What’s this, now? I don’t want to watch some video you’ve embedded in some article you wrote, but it’s apparently so important that you’re forcing me to watch an inferior, shorter version of it without any sound? That’s basically what GIFs are. They have a bad habit of taking forever to load, slowing down your computer, and, gee, you know, not having any kind of option to shut it off. They’re annoying enough when there’s just one that you have to sit and wait for your computer fight with itself to load through, but worse than that, there are also a bunch of websites – Deadspin and Buzzfeed are particularly egregious offenders, with Whatculture and Cracked being occasional havens – that pack them into their articles at every possible opportunity. There’s no such thing as a video which is good enough that you have to outright remove the option of letting the reader not watch it. So just stop before I start loading up your email with spam, okay?

I was against these things before being against them was cool. Now, to everyone who thought I was crazy for questioning their purpose, I look like a damn visionary. The SATs were Common Core before Common Core became Common Core. Is there are particular purpose they serve? Not really. Maybe they’re there as some kind of excuse for people to insist that all the education in the United States is on equal footing, but if that truly is the case, they’ve been a spectacular failure because they prove once and for all that from the inner city just don’t have the resources to keep up with better-equipped schools in middle-class suburbs. I happen to think it’s a little unfair to make everyone take the same test, especially when your future is supposedly riding on it. And really, isn’t the very idea of a future riding on this one little test a little nonsensical anyway? We have regular school, complete with final exams, to decide progress. Despite the supposed importance of them, bad SAT scores don’t hold students back in grades or prevent them from graduating, and these days, colleges are starting to ignore them altogether.

Giving Pets as Christmas Gifts
I think we might have the Disney classic Lady and the Tramp to blame for making this look cute. Wrap up a cuddly little kitty or puppy in a nice Christmas package and offer it to a loved one as a gift. And if your loved one doesn’t actually like it, they can always return it to the pound for cash or store credit, right? Yeah, see, that’s exactly the problem. Every Christmas, there are far too many reports of animal shelters taking in new animals which were given away as gifts because they were treated exactly like gifts – as disposable items. A pet isn’t something you can just buy, give away, and throw away. Pets are major commitments. They’re going to need attention whether or not the person you’re giving the pet to is bored with them or not, and negligence of pets is (rightfully) a crime. So if you decide to give away a pet as a Christmas gift, make sure the person you’re giving it to is has the right mindset to know that. Also, don’t wrap it up in a package and give it away as a surprise – come Christmas, tell your friend the gift will be a pet, then choose a particular day and time to visit the shelter to find a pet that bonds well with your friend and pick up the equipment.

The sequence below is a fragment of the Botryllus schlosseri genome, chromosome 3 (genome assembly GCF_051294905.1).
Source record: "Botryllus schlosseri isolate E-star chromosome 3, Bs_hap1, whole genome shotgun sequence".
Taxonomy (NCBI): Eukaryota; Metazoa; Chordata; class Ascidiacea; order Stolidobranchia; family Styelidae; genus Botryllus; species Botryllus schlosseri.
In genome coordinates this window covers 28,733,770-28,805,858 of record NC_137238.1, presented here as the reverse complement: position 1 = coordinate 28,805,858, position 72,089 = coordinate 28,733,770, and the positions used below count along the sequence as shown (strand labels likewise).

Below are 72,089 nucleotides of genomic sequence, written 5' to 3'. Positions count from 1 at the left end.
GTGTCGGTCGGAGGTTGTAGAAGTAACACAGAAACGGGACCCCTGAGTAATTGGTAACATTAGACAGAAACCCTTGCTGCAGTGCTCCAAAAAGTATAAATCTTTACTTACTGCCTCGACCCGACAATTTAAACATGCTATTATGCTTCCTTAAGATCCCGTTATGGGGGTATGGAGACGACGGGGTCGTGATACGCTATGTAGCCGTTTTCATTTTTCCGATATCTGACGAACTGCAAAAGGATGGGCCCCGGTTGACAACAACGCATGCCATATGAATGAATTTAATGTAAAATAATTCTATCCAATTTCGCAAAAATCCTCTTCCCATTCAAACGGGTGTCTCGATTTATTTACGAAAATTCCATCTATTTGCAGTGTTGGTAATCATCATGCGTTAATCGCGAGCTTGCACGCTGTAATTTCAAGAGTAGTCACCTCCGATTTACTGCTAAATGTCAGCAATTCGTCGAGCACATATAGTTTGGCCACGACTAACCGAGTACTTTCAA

The worst of a bad bunch of professional sports leagues in the United States, I honestly don’t know how anyone can swear any kind of allegiance to an NFL team anymore. The NFL has mistaken itself for a moral authority and become hell-bent on wiping out everything remotely human that could possibly appear in a football game. I guess we could have seen it coming first with instant replay, which turned every play into a technicality of minutia. They’ve also raised ticket prices to such a level that most fans can’t afford them. Actually, between the injury scandals and recent incidents with Ray Rice and Adrian Peterson, it’s hard to believe the NFL cares about people at all. They make politics of hosting the Super Bowl, and in that regard, they’re nearly as bad as FIFA or the Olympics, which is really saying something. Then there are the constant threats: Fork over ten billion dollars in tax cash for a stadium which has to replace a decrepit bowl which was around for the last 15 years, or say bye bye to the local team while they move to Los Angeles, Toronto, or London. I’ll tell you what: The NFL wants to be in Los Angeles so badly, why don’t we wipe out any pretenses and ship every team to Hollywood, where they can all play in front of a live studio audience every Sunday. Just get it out of my sight and away from my money.